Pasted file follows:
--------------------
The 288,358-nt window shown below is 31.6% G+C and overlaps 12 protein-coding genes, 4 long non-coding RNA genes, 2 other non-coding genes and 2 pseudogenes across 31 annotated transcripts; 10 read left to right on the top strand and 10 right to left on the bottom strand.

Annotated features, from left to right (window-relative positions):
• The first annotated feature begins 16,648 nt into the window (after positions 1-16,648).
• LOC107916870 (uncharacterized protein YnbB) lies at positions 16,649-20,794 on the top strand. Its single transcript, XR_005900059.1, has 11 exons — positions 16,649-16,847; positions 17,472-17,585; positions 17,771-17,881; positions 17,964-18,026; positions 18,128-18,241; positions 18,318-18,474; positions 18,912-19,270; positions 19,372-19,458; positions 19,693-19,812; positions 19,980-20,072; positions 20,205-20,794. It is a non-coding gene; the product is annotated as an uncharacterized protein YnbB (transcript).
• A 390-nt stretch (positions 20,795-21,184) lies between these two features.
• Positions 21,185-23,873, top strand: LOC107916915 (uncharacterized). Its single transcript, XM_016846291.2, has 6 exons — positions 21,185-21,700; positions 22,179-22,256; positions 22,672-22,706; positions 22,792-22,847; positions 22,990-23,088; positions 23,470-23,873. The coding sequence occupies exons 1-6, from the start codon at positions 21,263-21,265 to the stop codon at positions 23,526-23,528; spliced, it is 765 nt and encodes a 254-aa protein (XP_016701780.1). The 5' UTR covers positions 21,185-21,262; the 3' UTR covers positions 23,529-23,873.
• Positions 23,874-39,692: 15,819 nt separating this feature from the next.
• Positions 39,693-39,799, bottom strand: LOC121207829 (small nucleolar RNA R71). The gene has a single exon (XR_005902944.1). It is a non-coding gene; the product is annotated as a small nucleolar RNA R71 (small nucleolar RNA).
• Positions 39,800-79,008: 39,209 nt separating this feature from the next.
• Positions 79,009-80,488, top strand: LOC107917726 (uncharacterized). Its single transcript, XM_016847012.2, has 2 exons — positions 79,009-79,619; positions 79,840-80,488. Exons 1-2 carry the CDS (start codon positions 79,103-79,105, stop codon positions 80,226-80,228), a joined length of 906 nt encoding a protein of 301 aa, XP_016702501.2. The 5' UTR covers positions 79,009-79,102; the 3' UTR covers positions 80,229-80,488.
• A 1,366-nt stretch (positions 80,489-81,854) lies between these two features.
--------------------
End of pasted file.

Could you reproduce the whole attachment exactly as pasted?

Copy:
The 288,358-nt window shown below is 31.6% G+C and overlaps 12 protein-coding genes, 4 long non-coding RNA genes, 2 other non-coding genes and 2 pseudogenes across 31 annotated transcripts; 10 read left to right on the top strand and 10 right to left on the bottom strand.

Annotated features, from left to right (window-relative positions):
• The first annotated feature begins 16,648 nt into the window (after positions 1-16,648).
• LOC107916870 (uncharacterized protein YnbB) lies at positions 16,649-20,794 on the top strand. Its single transcript, XR_005900059.1, has 11 exons — positions 16,649-16,847; positions 17,472-17,585; positions 17,771-17,881; positions 17,964-18,026; positions 18,128-18,241; positions 18,318-18,474; positions 18,912-19,270; positions 19,372-19,458; positions 19,693-19,812; positions 19,980-20,072; positions 20,205-20,794. It is a non-coding gene; the product is annotated as an uncharacterized protein YnbB (transcript).
• A 390-nt stretch (positions 20,795-21,184) lies between these two features.
• Positions 21,185-23,873, top strand: LOC107916915 (uncharacterized). Its single transcript, XM_016846291.2, has 6 exons — positions 21,185-21,700; positions 22,179-22,256; positions 22,672-22,706; positions 22,792-22,847; positions 22,990-23,088; positions 23,470-23,873. The coding sequence occupies exons 1-6, from the start codon at positions 21,263-21,265 to the stop codon at positions 23,526-23,528; spliced, it is 765 nt and encodes a 254-aa protein (XP_016701780.1). The 5' UTR covers positions 21,185-21,262; the 3' UTR covers positions 23,529-23,873.
• Positions 23,874-39,692: 15,819 nt separating this feature from the next.
• Positions 39,693-39,799, bottom strand: LOC121207829 (small nucleolar RNA R71). The gene has a single exon (XR_005902944.1). It is a non-coding gene; the product is annotated as a small nucleolar RNA R71 (small nucleolar RNA).
• Positions 39,800-79,008: 39,209 nt separating this feature from the next.
• Positions 79,009-80,488, top strand: LOC107917726 (uncharacterized). Its single transcript, XM_016847012.2, has 2 exons — positions 79,009-79,619; positions 79,840-80,488. Exons 1-2 carry the CDS (start codon positions 79,103-79,105, stop codon positions 80,226-80,228), a joined length of 906 nt encoding a protein of 301 aa, XP_016702501.2. The 5' UTR covers positions 79,009-79,102; the 3' UTR covers positions 80,229-80,488.
• A 1,366-nt stretch (positions 80,489-81,854) lies between these two features.